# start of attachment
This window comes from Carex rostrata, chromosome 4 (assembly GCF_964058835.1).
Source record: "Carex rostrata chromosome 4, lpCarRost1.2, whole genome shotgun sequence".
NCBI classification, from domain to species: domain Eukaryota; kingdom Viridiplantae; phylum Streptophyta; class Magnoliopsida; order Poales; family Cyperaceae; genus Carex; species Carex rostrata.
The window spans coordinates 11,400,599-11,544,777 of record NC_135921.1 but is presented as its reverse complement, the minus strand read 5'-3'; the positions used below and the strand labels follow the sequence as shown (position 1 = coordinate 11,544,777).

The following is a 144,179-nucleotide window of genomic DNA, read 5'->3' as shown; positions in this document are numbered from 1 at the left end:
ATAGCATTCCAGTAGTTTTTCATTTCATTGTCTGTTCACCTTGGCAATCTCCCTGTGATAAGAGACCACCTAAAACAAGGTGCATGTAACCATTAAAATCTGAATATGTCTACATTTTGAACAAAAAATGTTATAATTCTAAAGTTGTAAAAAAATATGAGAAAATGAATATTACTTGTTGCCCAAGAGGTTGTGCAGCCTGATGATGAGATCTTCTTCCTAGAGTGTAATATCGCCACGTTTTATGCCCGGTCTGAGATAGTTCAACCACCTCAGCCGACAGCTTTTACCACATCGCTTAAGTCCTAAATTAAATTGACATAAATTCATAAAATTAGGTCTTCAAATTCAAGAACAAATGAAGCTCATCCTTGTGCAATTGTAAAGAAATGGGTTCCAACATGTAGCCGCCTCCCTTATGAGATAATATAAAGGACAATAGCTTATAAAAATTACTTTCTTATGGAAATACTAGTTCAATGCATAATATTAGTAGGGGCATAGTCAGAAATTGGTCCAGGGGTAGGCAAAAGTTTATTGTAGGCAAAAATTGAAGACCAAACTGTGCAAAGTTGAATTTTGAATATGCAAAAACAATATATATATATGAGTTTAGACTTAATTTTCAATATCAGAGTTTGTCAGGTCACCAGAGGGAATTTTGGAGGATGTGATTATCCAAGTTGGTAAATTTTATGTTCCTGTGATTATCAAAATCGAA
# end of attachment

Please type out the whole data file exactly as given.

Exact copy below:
This window comes from Carex rostrata, chromosome 4 (assembly GCF_964058835.1).
Source record: "Carex rostrata chromosome 4, lpCarRost1.2, whole genome shotgun sequence".
NCBI classification, from domain to species: domain Eukaryota; kingdom Viridiplantae; phylum Streptophyta; class Magnoliopsida; order Poales; family Cyperaceae; genus Carex; species Carex rostrata.
The window spans coordinates 11,400,599-11,544,777 of record NC_135921.1 but is presented as its reverse complement, the minus strand read 5'-3'; the positions used below and the strand labels follow the sequence as shown (position 1 = coordinate 11,544,777).

The following is a 144,179-nucleotide window of genomic DNA, read 5'->3' as shown; positions in this document are numbered from 1 at the left end:
ATAGCATTCCAGTAGTTTTTCATTTCATTGTCTGTTCACCTTGGCAATCTCCCTGTGATAAGAGACCACCTAAAACAAGGTGCATGTAACCATTAAAATCTGAATATGTCTACATTTTGAACAAAAAATGTTATAATTCTAAAGTTGTAAAAAAATATGAGAAAATGAATATTACTTGTTGCCCAAGAGGTTGTGCAGCCTGATGATGAGATCTTCTTCCTAGAGTGTAATATCGCCACGTTTTATGCCCGGTCTGAGATAGTTCAACCACCTCAGCCGACAGCTTTTACCACATCGCTTAAGTCCTAAATTAAATTGACATAAATTCATAAAATTAGGTCTTCAAATTCAAGAACAAATGAAGCTCATCCTTGTGCAATTGTAAAGAAATGGGTTCCAACATGTAGCCGCCTCCCTTATGAGATAATATAAAGGACAATAGCTTATAAAAATTACTTTCTTATGGAAATACTAGTTCAATGCATAATATTAGTAGGGGCATAGTCAGAAATTGGTCCAGGGGTAGGCAAAAGTTTATTGTAGGCAAAAATTGAAGACCAAACTGTGCAAAGTTGAATTTTGAATATGCAAAAACAATATATATATATGAGTTTAGACTTAATTTTCAATATCAGAGTTTGTCAGGTCACCAGAGGGAATTTTGGAGGATGTGATTATCCAAGTTGGTAAATTTTATGTTCCTGTGATTATCAAAATCGAA